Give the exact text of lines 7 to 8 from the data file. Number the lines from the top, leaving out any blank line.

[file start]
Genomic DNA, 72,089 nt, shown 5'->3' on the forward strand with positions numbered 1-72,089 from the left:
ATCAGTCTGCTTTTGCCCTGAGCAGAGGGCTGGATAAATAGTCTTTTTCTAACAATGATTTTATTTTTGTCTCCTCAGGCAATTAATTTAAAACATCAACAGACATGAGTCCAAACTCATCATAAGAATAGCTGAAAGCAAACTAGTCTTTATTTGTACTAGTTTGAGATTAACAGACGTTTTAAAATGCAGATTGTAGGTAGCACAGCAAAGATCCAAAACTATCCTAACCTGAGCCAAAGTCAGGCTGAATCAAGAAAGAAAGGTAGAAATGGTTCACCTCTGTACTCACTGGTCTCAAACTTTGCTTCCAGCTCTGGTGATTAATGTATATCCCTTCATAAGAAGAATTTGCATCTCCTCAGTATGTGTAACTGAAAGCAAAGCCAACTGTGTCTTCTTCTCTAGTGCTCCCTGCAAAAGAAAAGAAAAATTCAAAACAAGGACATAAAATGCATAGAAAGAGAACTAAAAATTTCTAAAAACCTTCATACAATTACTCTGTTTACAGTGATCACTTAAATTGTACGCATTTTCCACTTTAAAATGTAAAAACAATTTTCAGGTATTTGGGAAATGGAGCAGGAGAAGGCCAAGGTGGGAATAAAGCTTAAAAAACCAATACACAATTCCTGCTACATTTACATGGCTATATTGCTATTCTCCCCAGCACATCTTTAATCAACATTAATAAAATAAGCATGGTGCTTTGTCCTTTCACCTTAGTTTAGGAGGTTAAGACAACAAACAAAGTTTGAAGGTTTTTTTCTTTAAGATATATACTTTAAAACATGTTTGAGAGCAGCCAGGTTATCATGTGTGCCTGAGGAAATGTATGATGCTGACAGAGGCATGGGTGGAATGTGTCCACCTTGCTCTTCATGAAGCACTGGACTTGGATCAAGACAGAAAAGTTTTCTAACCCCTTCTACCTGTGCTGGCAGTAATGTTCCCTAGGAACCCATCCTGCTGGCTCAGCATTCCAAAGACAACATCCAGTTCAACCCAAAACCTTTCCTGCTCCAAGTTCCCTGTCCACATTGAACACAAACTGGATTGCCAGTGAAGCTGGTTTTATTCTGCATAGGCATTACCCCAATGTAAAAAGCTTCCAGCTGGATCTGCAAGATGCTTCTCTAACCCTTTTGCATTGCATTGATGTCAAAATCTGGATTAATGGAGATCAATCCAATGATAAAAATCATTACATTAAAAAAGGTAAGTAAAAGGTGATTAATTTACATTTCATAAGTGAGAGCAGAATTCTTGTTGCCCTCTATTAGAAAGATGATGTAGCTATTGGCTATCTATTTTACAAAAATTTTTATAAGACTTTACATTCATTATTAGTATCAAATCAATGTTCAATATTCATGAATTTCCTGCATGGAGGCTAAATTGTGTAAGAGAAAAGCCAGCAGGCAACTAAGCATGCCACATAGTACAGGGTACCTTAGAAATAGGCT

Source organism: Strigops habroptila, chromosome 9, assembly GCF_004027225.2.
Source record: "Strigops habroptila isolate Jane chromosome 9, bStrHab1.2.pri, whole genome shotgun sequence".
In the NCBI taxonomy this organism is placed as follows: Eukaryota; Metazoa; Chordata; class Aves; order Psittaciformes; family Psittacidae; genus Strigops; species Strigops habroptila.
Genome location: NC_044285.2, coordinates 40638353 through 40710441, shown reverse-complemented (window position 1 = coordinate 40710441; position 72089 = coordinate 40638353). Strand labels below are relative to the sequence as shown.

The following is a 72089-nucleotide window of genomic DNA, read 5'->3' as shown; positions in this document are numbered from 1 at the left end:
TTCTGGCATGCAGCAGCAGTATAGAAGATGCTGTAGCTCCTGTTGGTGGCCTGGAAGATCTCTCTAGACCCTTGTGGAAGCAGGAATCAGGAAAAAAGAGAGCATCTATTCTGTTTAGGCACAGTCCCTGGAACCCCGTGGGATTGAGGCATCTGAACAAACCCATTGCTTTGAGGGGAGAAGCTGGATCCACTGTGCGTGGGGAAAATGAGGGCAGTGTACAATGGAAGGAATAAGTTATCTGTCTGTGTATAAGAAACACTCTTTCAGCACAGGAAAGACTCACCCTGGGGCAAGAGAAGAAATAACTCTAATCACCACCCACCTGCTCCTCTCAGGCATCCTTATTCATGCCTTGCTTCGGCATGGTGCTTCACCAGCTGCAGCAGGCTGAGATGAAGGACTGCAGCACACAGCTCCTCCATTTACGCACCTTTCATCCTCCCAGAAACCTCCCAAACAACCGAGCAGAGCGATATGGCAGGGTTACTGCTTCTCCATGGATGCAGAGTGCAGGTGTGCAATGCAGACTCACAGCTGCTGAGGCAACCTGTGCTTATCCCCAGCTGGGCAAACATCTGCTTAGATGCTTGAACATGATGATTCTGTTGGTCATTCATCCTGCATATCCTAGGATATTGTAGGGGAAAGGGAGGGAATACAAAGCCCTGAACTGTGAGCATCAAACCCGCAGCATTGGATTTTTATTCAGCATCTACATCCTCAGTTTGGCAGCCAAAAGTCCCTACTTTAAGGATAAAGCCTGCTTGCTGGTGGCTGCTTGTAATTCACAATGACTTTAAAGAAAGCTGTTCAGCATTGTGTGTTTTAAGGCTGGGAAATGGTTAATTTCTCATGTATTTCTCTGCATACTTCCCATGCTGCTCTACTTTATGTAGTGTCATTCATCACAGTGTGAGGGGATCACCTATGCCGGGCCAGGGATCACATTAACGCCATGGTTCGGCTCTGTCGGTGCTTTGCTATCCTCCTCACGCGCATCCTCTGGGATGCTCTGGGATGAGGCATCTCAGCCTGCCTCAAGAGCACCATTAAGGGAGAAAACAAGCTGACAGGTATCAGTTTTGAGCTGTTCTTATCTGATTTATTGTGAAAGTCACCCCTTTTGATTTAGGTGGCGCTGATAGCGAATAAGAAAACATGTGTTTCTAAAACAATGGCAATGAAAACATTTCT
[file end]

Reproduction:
The following is a 72089-nucleotide window of genomic DNA, read 5'->3' as shown; positions in this document are numbered from 1 at the left end:
TTCTGGCATGCAGCAGCAGTATAGAAGATGCTGTAGCTCCTGTTGGTGGCCTGGAAGATCTCTCTAGACCCTTGTGGAAGCAGGAATCAGGAAAAAAGAGAGCATCTATTCTGTTTAGGCACAGTCCCTGGAACCCCGTGGGATTGAGGCATCTGAACAAACCCATTGCTTTGAGGGGAGAAGCTGGATCCACTGTGCGTGGGGAAAATGAGGGCAGTGTACAATGGAAGGAATAAGTTATCTGTCTGTGTATAAGAAACACTCTTTCAGCACAGGAAAGACTCACCCTGGGGCAAGAGAAGAAATAACTCTAATCACCACCCACCTGCTCCTCTCAGGCATCCTTATTCATGCCTTGCTTCGGCATGGTGCTTCACCAGCTGCAGCAGGCTGAGATGAAGGACTGCAGCACACAGCTCCTCCATTTACGCACCTTTCATCCTCCCAGAAACCTCCCAAACAACCGAGCAGAGCGATATGGCAGGGTTACTGCTTCTCCATGGATGCAGAGTGCAGGTGTGCAATGCAGACTCACAGCTGCTGAGGCAACCTGTGCTTATCCCCAGCTGGGCAAACATCTGCTTAGATGCTTGAACATGATGATTCTGTTGGTCATTCATCCTGCATATCCTAGGATATTGTAGGGGAAAGGGAGGGAATACAAAGCCCTGAACTGTGAGCATCAAACCCGCAGCATTGGATTTTTATTCAGCATCTACATCCTCAGTTTGGCAGCCAAAAGTCCCTACTTTAAGGATAAAGCCTGCTTGCTGGTGGCTGCTTGTAATTCACAATGACTTTAAAGAAAGCTGTTCAGCATTGTGTGTTTTAAGGCTGGGAAATGGTTAATTTCTCATGTATTTCTCTGCATACTTCCCATGCTGCTCTACTTTATGTAGTGTCATTCATCACAGTGTGAGGGGATCACCTATGCCGGGCCAGGGATCACATTAACGCCATGGTTCGGCTCTGTCGGTGCTTTGCTATCCTCCTCACGCGCATCCTCTGGGATGCTCTGGGATGAGGCATCTCAGCCTGCCTCAAGAGCACCATTAAGGGAGAAAACAAGCTGACAGGTATCAGTTTTGAGCTGTTCTTATCTGATTTATTGTGAAAGTCACCCCTTTTGATTTAGGTGGCGCTGATAGCGAATAAGAAAACATGTGTTTCTAAAACAATGGCAATGAAAACATTTCT